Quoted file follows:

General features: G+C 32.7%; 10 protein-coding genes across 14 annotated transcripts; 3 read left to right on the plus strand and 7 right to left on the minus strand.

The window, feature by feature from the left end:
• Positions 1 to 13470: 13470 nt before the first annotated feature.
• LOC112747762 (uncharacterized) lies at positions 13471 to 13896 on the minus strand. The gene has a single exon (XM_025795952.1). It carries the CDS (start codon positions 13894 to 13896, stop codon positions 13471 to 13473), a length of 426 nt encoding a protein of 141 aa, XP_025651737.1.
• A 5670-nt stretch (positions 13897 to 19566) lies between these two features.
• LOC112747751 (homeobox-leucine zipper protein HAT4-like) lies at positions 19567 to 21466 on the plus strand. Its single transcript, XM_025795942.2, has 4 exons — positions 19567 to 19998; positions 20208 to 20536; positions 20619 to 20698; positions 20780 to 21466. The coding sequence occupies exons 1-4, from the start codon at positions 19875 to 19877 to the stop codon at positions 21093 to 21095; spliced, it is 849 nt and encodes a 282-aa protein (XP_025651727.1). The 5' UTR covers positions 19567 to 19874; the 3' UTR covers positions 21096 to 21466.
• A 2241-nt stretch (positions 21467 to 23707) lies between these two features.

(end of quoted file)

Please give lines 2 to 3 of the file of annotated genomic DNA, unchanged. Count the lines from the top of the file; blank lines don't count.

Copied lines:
The window, feature by feature from the left end:
• Positions 1 to 13470: 13470 nt before the first annotated feature.